In addition to wrath which we see externally, there is an inner disposition that may even be worse because it is hidden. That is envy and hypocrisy. Saint Gregory speaks of it this way:
Such is the disease of envy and hypocrisy; it is cherished secretly in the depth of the heart, like a hidden fire, while externally everything is made to look deceptively like  friendship. It is like a fire that is hidden under chaff. For a time is smolders inside and burns only what lies near; the flame does not flare up visibly, only biting smoke penetrates, because it is so vigorously compressed from within. But if it meets with some gust of wind, it is rekindled into a bright open flame.
We see this in the Biblical story of Cain and Able. Cain raved when Able was praised, but his envy lead him to killing Able. To become a peacemaker we must also rid ourselves of this hidden disease of envy. We cannot live with hypocrisy in ourselves and lead others to peace. We have a war going on within ourselves that can flare any time to warlike action. By becoming open and congruent with our feelings and actions we will receive God's grace to act with Divine power. Only then can we act with love and lead others towards peace. With any kind of malice hidden in our heart we will find ourselves separated from God and His love. We may even be contributing to the wrath we so much despise.

Not only are we asked to regard the needs of others by seeing their goodness, we need to address the war that Saint Gregory says is inherent in ourselves. He says:
I think that man is called a peacemaker par excellence who pacifies perfectly the discord between flesh and spirit in himself and the war that is inherent in nature, so that the law of the body no longer wars against the law of the mind, but is subjected to the higher rule and becomes a servant of the Divine ordinance.
This is our true challenge. The passions of our body too often dictate our actions. The mind may say one thing but the bodily passions take us in another direction. This is the aim of the Orthodox way of life, to lift our way of being so our higher nature is in control. Not only are we reconciled with God in repentance, prayer and the sacraments, but we discipline ourselves in these actions as well as fasting. It is the Orthodox way of life that will lead you to become a peacemaker and a son of God. This is the only way there will ever be peace in the world.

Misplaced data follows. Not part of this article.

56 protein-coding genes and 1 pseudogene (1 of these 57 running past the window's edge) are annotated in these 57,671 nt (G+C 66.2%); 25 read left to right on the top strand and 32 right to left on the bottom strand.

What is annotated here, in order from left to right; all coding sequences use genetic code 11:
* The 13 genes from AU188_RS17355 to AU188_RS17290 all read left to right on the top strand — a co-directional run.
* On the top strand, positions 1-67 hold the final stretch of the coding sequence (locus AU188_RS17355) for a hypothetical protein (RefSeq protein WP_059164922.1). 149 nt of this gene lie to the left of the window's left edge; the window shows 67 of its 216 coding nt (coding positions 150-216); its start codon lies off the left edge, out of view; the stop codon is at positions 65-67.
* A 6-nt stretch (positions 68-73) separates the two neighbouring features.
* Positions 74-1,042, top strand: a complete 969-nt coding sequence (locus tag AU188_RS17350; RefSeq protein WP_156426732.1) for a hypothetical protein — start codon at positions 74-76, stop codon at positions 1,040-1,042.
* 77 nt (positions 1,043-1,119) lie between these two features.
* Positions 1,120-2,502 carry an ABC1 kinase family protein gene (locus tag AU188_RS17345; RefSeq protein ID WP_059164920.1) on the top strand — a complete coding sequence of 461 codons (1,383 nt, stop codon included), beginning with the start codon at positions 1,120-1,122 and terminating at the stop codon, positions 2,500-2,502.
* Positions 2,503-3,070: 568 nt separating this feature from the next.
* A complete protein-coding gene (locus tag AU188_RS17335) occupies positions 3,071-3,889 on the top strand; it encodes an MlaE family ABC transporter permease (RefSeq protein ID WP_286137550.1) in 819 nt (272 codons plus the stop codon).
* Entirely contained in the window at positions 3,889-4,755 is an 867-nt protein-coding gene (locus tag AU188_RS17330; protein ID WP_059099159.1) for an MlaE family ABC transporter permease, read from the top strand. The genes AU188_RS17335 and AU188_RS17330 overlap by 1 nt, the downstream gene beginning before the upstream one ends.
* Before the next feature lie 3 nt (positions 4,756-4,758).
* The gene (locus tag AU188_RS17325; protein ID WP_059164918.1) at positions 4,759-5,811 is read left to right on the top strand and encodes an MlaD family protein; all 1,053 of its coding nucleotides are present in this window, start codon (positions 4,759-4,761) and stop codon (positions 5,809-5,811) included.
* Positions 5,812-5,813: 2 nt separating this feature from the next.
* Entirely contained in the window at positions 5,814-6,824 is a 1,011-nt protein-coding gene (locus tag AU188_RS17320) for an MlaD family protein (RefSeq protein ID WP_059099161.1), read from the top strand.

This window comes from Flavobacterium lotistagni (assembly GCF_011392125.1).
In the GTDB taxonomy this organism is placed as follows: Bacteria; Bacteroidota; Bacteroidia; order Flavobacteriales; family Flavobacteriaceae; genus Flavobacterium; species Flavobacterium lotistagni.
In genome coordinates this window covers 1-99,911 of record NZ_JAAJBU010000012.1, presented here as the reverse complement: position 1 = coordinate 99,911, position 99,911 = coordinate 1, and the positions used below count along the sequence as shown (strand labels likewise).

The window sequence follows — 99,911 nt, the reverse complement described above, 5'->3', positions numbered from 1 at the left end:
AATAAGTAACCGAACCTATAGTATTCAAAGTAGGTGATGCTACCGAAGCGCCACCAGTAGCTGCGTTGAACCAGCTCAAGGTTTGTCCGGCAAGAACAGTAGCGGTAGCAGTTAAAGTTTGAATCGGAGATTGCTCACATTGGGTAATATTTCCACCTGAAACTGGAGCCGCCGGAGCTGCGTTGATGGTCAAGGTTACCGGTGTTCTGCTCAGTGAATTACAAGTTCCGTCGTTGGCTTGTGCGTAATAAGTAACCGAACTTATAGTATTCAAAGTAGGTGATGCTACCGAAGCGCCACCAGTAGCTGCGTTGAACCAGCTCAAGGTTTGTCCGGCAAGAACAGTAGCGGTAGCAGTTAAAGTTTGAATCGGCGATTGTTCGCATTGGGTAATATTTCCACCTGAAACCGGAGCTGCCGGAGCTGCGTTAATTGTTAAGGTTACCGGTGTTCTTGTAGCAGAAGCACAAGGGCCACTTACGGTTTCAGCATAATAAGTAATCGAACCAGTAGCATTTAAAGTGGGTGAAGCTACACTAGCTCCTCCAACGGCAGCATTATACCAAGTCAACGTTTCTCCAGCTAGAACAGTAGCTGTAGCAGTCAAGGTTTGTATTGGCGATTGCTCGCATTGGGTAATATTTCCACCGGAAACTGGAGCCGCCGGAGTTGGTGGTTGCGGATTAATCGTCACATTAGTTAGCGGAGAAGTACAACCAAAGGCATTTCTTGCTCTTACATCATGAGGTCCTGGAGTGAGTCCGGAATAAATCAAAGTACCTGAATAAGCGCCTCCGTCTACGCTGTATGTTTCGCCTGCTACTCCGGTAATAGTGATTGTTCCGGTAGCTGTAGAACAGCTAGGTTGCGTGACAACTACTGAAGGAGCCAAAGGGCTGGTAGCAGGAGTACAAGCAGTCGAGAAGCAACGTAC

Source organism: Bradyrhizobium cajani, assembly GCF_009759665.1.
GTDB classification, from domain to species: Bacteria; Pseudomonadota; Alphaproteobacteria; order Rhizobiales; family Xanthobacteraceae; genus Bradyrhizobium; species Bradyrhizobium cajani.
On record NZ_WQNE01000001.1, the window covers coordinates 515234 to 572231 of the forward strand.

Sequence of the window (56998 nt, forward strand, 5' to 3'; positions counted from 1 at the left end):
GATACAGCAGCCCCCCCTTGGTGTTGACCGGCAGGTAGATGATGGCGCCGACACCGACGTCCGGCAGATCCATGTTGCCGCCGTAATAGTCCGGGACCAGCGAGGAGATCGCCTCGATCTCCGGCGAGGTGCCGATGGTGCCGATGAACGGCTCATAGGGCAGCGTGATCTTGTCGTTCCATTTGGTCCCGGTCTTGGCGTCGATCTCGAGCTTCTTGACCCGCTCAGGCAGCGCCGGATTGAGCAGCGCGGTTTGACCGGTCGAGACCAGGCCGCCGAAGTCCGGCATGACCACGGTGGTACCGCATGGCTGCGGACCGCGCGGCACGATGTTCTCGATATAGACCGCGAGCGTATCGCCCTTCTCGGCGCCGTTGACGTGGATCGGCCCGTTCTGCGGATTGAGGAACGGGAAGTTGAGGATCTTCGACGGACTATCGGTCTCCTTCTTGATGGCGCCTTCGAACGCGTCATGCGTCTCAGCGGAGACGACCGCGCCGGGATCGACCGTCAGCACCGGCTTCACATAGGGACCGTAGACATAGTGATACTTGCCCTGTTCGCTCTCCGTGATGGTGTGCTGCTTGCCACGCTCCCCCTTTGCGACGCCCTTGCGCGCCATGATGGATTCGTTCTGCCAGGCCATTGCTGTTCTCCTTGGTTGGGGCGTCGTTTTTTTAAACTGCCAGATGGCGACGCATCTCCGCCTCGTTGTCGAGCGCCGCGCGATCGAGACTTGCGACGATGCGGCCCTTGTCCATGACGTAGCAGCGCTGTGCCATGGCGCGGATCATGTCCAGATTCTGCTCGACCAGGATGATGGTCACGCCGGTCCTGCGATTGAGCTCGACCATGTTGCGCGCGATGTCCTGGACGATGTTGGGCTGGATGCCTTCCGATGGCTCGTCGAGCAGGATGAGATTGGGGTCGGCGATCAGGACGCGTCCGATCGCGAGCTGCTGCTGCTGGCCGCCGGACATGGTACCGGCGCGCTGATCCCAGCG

Ten Points on the Orthodox Way of life

Reference: Saint Gregory of Nyssa: The Lord's Prayer, The Beatitudes, Vol 18 Ancient Christian Writers.

Wednesday, June 24, 2015

The Flag and Christ's Teaching About Love

The recent discussion about the proper use of the Confederate flag raised for me important Christian issues. I start with the observation that many seem totally blind to the meaning this flag has to millions of Americans, especially Black Americans. I wondered why it is that so many, especially here in South Carolina, are so tied to the display of this flag on our Capital grounds where it offends so many.

I purposely entered into some of these discussion on Facebook to see what lay behind these objections to removing the flag from such a public space. I kept getting the same answer, "It's our pride in out Southern heritage and a way to honor those who died in the Confederate army during the Civil war." It was quickly clear that there was no way to engage in a true discussion with an alternative view as their view was so strong. This bothered me because for me the flag was a sign of hatred, especially now that it was linked with such a horrible crime as occurred in the massacre in Charleston where the Civil war began.

How does this all relate to the teachings of Christ? Christ tight us to love our neighbors as ourselves and to love our enemies. To me the inability and unwillingness of those who defend the flying of the flag on the Capital grounds to see the perspective of Black Americans and many others was a sign of disrespect, a disregard for the hurt this symbol causes for so many others. The issue is about human dignity, about love of others who are different from us. Love demands an understanding of the perspective of those who have a different view from us.

We are all often blinded by our own perspective and the underlying assumptions that lie hidden behind it. Because of these hidden assumptions we find it difficult and fearful to understand what others perceive and uncover our hidden assumptions.

I was once involved in a PhD program made up of cohorts of mixed back and white students. We were engaged in a task of Synergy. The task was to take an issue and first clarify our own perspective and the assumptions that were behind it. Next was to investigate the perspective of others and its assumptions. Once the other perspective was gathered it had to presented to the other group to test it. Both sides did this. In our case we were divided into two groups, one all white and the other all black. The Black group had no difficulty in understanding the White groups perspective. But our White group had difficulty in expressing the Black view. When we tried to represent the Black group's perspective we failed to accurately represent it.  We had difficulty doing so after many interactions. The Black group was amazed at the difficulty we had. What this taught us is that when we are an advantaged group, it is very difficult to understand the view of a group that has historically been disadvantaged.